|Constitutional Court of the Republic of Indonesia
Mahkamah Konstitusi Republik Indonesia
National Emblem of Indonesia
|Established||August 13, 2003|
|Composition method||3 nominated by DPR, 3 by the President, 3 by the Supreme Court, and Presidential appointment.|
|Authorized by||Constitution of Indonesia|
|Judge term length||Five years
|Number of positions||9|
|Chief Justice of the Constitutional Court|
|Since||April 1, 2013|
|This article is part of the series:
Politics and government of
The Constitutional Court of the Republic of Indonesia (Indonesian: Mahkamah Konstitusi Republik Indonesia) was established as a consequence of the third amendment to the Constitution of Indonesia, which was ratified by the People's Consultative Assembly on 9 November 2001 
Between the adoption of the third Constitutional amendment and the establishment of the Constitutional Court, the duties of the Constitutional Court were carried out by the Supreme Court.
In August 2003, the People's Consultative Assembly passed the Constitutional Court Act (Law No 24 of 2003) and the nine justices were appointed on 15 August. They were sworn in the following day. On 15 October 2003, the Supreme Court handed over authority, marking the start of the Constitutional Court's activities. The nine founding judges were:
- Prof. Dr. Jimly Asshiddiqie from the University of Indonesia
- DR. Harjono from Airlangga University, Surabaya,
- I Gede Dewa Palguna from Udayana University, Denpasar
- Dr. Laica Marzuki, a former judge of the Supreme Court
- Maruarar Siahaan, former chairman of the High Court of Bengkulu
- Soedarsono, former chairman of the Administrative High Court of Surabaya
- Prof. Mukthie Fajar from Brawijaya University, Malang
- Prof. H.A.S. Natabaya from Sriwijaya University, Palembang
- Lieutenant General (Retired) Roestandi.
For the first time, a prominent scholar who was actively involved in the process of discussing amendments to the Indonesian constitution and with the introduction of the idea of the constitutional court, Prof. DR. Jimly Asshiddiqie was elected the first chief judge (2003–2006). With the successful completion of his first period on the court, he was then reelected as the chief judge for a second term of 2006-2009. He resigned from the court after finishing his first five-year term of office. The leadership of the court continued under Prof. Dr. Mohammad Mahfud, a senior politician of National Awakening Party and member of parliament. The constitutional court has five jurisdictions:
- Constitutional review of legislation (law)
- Disputes about constitutional competence between state institutions
- Disputes about electoral results
- Dissolution of political parties
- Impeachment of the president or vice president
With the establishment of the court, the aim is to safeguard democracy and the constitution according the principle of rule of law, and the constitutional rights of the people and human rights can be protected accordingly. The high profile performance of the constitutional court has made it a respected institution in Indonesia. During the general election and the first presidential election in 2004, the role taken by the constitutional court was widely appreciated by the people. Many landmark decisions have been made in the fields of politics, social, and economic law. The rehabilitation of the political rights of former members of communist party, the prohibition of retroactive law of anti-terrorism, the abolition of articles of subversive law and of defamation against presidential institution, etc., are among the landmark decisions which made it influential in guiding the new democracy of Indonesia. The court is quite new institution so it is not surprising that there is much public discussion in Indonesia about the appropriate nature of the Constitutional Court; topics of discussion include the processes of appointment of judges; the delineation of responsibilities between the Constitutional Court and other parts of the legal system; and overall approach that the Court has taken to the issues that it has considered.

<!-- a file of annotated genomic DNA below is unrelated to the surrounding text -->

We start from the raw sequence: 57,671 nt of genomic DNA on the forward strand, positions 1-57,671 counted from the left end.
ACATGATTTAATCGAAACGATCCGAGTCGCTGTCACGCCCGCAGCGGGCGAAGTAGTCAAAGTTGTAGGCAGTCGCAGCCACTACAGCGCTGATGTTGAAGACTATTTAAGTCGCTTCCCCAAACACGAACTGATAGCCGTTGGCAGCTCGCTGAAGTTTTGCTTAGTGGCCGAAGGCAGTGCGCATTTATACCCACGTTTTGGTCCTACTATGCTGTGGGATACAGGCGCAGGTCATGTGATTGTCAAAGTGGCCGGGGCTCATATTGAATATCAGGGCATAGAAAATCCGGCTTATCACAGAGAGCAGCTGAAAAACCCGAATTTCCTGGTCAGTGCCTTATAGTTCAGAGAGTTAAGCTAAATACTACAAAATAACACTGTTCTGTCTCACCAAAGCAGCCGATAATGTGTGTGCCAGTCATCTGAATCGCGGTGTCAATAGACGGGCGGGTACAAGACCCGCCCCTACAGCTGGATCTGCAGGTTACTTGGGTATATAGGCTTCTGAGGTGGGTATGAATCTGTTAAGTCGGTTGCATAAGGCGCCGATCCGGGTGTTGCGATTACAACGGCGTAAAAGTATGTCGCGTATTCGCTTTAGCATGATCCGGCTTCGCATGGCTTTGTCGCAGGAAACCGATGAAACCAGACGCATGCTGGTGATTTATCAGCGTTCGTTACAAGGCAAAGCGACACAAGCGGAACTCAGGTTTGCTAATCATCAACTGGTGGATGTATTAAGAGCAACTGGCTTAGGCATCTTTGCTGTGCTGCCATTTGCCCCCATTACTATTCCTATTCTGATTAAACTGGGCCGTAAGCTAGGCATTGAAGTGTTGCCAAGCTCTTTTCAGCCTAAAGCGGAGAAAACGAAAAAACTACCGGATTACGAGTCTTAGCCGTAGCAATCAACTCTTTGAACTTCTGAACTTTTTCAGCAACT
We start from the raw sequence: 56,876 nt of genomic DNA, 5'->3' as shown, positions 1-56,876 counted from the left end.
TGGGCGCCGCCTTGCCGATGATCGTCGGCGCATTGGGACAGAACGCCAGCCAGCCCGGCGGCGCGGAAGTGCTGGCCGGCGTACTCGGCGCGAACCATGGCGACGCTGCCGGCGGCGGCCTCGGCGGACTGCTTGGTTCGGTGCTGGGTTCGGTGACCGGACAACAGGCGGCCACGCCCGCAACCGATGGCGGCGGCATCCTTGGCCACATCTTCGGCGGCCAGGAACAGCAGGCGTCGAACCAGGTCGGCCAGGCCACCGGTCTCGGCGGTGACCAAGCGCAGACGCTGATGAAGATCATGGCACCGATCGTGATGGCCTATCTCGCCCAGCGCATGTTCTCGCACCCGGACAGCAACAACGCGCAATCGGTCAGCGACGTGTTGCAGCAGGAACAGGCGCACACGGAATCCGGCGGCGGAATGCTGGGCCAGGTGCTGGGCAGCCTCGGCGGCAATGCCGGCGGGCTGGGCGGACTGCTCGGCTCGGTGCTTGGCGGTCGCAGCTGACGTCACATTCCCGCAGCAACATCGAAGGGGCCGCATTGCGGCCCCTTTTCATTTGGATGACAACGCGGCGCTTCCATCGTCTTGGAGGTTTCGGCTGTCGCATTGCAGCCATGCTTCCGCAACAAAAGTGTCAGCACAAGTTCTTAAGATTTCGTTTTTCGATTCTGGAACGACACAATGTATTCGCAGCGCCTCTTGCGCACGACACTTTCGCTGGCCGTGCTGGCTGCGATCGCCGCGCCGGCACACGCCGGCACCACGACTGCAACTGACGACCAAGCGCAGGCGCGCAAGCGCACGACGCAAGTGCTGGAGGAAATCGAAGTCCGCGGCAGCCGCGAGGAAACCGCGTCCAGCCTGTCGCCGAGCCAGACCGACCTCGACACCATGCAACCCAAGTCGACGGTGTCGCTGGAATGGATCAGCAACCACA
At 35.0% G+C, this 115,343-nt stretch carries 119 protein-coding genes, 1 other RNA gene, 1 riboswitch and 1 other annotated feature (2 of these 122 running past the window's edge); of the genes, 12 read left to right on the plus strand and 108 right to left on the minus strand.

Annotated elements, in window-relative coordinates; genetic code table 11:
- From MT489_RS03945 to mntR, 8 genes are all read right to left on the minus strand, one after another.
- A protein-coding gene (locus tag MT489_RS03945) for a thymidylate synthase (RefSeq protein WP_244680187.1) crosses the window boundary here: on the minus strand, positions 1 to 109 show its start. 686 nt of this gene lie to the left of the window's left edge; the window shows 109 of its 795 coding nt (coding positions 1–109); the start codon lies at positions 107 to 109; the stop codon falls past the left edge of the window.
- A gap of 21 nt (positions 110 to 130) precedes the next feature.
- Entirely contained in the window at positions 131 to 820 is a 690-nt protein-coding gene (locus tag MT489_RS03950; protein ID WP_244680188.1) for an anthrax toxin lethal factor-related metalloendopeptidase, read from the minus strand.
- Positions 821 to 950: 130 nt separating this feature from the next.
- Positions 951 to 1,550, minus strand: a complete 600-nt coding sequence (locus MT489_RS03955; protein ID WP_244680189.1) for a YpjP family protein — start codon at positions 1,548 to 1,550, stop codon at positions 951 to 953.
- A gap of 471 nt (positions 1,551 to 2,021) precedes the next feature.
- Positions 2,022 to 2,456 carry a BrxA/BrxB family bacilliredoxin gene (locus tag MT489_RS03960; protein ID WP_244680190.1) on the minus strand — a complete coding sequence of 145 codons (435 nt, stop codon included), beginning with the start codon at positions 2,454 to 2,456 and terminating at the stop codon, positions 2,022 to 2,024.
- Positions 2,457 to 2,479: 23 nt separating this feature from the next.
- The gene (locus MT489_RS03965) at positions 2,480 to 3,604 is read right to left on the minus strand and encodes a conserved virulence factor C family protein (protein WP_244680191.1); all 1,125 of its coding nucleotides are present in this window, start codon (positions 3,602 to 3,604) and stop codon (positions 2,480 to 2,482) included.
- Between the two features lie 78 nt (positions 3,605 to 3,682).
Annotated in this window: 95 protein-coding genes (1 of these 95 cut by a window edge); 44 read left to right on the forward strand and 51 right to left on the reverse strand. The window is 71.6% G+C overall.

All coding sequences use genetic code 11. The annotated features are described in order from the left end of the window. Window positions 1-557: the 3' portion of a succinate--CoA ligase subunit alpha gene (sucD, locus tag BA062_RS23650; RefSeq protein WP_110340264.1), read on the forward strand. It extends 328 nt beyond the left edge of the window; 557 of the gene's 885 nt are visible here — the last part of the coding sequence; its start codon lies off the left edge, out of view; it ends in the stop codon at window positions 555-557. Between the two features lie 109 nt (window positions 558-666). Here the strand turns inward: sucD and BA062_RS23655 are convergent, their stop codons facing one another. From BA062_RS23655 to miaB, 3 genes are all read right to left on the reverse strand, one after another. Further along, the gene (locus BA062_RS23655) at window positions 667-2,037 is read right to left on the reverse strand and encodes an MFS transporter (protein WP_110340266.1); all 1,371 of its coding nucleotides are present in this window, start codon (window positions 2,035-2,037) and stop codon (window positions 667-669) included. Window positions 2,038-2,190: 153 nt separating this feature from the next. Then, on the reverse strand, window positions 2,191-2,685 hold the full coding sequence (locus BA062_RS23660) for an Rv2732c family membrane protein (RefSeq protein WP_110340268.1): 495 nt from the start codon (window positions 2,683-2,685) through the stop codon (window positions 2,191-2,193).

In mid-2011 the Indonesian parliament approved certain changes to the 2003 Constitutional Court Law that established the Constitutional Court. The revisions approved include changes to the arrangements for the Court's ethics council, a strengthening of the qualifications and experience required for the appointment of justices, a reduction in the term of the Court's chair and deputy chair (to two-and-a-half years, down from three years), and lifting the mandatory retirement age for justices from 67 years to 70 years. The proposal to change the arrangements for the membership of the Court's ethics council was a controversial issue with the first chief judge of the court, Jimly Asshiddiqie, describing the planned changes as "frivolous."
The court has the same legal standing as the Supreme Court. Its powers, which are laid down in article 24C of the Constitution, include the final say in reviewing law about the Constitution, disputes over the authority of state institutions, the dissolution of political parties and disputes over election results. It also is obliged to rule on any attempt to impeach the president.